Some much-needed hope for the youth employment market emerged yesterday with the Association of Graduate Employers producing a survey showing an expected 10% growth in job opportunities this year.
While this study is clearly welcome news, the fact we still have a total of 920,0000 young people in the UK aged 16-24 defined as being NEETS (not in education, employment or training) remains deeply worrying.
Though many areas of the South East have in fact weathered the recession with some resilience in terms of the average percentage youth unemployment being a good deal less than the alarming 20% level that has blighted some areas of the country, it’s clear far more support is needed.
While the National Apprenticeship Service has been tasked by government to drive engagement with firms taking on the next generation of potential employees – it is clear that its budgets have been restricted in recent years.
This has had a knock-on effect on its scope of being able to promote just how valuable the addition new young members of staff through formal apprenticeship and higher apprenticeship schemes can be to any company.
Under the present funding structure, businesses are paid £1500 by government per apprentice taken on, which has gone some way to making employing junior staff an easier decision to make in the minds of recruitment managers.
But for those young people who are unable to find a place on such schemes, their options appear somewhat limited in a highly competitive employment market.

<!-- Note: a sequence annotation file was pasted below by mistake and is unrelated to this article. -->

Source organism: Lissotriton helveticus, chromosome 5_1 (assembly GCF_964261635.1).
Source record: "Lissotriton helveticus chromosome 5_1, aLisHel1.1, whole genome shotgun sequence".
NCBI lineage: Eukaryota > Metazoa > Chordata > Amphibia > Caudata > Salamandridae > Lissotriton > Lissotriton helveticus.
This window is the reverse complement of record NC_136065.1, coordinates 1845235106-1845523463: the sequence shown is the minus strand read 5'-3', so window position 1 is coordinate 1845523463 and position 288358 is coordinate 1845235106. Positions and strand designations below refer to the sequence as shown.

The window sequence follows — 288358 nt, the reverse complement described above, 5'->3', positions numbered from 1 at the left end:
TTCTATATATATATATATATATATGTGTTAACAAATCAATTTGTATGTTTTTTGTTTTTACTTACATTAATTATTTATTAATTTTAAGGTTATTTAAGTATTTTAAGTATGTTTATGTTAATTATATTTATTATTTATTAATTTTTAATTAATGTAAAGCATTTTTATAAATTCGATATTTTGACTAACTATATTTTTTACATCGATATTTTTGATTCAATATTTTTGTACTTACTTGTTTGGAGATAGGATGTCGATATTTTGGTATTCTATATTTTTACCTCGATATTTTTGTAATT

This is compounded by many teenagers feeling unable to afford to study on traditional university course, as fees have soared to nearly £10,000 a year – meaning that they will effectively be left with £30,000 worth of debt before even finding suitable employment.
In addition to this, with budgets at colleges, universities and schools across the region coming under huge pressure, there are genuine concerns over the actual levels of career advice in place for young people - who need as much mentoring and encouragement as they can get.
So I for one was particularly shocked to discover that it is no longer compulsory for secondary school pupils aged 14-16 to go on two-week work placements as part of their studies.
Quite what the Department for Education was thinking with this policy is anyone’s guess – especially remarkable given the fact that employers’ have consistently raised job candidates perceived lack of appropriate job skills as a major issue when recruiting for posts (see our report on Sussex Manufacturing Forum’s feedback on key recruitment issues as a considerable example of this).
Furthermore, if you ask a good portion of graduates who have managed to enter the world of work in recent years, then I’ll wager that a large proportion of them had in fact spent some time previously on work experience with the company that eventually took them on.
Beyond this, there are many other factors that have impacted on the unemployment figures for our region’s young people, including the pockets of reported social deprivation that exist in places such as Bognor Regis in West Sussex,
Medway and Thanet in Kent that have served to hinder many young people in terms of their employment prospects.
It’s only when we start to fully tackle such pressing issues that we will arrive at long-term solutions to building sustainable growth for our economy.
As leading entrepreneur Gill Fielding has previously explained – if every SME firm within the UK (amounting to around 4.9 million companies) felt able to take on just one new young employee, then our economy would be completely free of recession. It’s certainly an ambitious goal, but one which we should not lose sight of if we are to prosper.